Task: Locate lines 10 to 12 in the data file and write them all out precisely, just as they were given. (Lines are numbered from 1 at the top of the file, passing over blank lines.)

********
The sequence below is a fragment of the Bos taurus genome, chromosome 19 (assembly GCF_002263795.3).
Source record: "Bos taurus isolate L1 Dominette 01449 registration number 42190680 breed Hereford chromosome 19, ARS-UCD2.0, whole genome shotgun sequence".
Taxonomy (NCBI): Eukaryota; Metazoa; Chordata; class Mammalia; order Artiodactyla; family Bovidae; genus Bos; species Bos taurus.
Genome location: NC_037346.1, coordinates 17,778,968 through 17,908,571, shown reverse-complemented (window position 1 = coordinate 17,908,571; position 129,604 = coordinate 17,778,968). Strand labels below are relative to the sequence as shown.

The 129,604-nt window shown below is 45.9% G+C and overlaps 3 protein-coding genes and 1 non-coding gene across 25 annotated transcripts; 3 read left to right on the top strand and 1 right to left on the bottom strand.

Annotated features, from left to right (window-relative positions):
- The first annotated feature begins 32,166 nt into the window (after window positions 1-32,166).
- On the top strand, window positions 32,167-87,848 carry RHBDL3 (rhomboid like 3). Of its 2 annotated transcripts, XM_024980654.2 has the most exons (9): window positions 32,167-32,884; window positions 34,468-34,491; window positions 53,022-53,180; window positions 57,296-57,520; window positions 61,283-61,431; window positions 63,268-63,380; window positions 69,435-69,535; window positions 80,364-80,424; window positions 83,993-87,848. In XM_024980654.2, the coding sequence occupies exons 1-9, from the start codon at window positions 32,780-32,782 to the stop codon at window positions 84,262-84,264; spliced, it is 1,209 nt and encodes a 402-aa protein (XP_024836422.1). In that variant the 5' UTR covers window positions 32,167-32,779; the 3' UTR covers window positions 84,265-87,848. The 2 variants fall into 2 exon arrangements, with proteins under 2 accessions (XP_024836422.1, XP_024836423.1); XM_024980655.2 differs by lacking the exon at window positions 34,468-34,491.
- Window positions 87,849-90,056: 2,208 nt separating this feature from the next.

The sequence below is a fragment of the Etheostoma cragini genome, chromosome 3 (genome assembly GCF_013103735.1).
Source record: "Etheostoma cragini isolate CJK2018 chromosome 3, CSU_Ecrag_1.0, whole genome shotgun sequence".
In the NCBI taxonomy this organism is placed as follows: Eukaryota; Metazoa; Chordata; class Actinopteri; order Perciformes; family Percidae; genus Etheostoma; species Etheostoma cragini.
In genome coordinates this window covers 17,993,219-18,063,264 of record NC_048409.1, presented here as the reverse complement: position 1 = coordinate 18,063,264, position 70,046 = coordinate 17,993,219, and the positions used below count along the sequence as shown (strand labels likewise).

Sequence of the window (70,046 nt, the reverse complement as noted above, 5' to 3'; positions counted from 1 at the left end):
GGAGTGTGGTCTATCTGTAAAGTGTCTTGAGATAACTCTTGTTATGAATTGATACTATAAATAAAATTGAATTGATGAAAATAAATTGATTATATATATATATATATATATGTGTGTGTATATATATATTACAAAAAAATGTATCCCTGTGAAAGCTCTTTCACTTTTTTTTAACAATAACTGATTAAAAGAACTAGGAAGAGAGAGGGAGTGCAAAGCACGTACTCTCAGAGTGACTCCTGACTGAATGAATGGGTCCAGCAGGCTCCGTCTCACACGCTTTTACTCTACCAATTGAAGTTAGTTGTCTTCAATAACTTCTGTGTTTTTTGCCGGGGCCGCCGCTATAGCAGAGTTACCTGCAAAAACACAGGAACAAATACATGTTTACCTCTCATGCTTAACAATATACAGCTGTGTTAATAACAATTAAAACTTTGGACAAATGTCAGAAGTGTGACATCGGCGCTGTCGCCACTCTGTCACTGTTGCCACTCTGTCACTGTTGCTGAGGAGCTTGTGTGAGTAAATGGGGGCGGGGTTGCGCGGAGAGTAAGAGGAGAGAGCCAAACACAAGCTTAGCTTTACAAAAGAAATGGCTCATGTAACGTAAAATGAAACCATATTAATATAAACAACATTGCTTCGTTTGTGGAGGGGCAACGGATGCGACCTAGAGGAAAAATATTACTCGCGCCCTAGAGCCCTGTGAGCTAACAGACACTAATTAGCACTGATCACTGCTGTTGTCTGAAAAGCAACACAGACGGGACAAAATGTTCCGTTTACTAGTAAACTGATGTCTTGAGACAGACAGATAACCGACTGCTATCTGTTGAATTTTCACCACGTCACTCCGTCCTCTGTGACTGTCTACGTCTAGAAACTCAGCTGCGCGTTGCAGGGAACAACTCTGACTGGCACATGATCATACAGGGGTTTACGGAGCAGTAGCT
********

The sequence below is a fragment of the Etheostoma cragini genome, chromosome 3 (genome assembly GCF_013103735.1).
Source record: "Etheostoma cragini isolate CJK2018 chromosome 3, CSU_Ecrag_1.0, whole genome shotgun sequence".
In the NCBI taxonomy this organism is placed as follows: Eukaryota; Metazoa; Chordata; class Actinopteri; order Perciformes; family Percidae; genus Etheostoma; species Etheostoma cragini.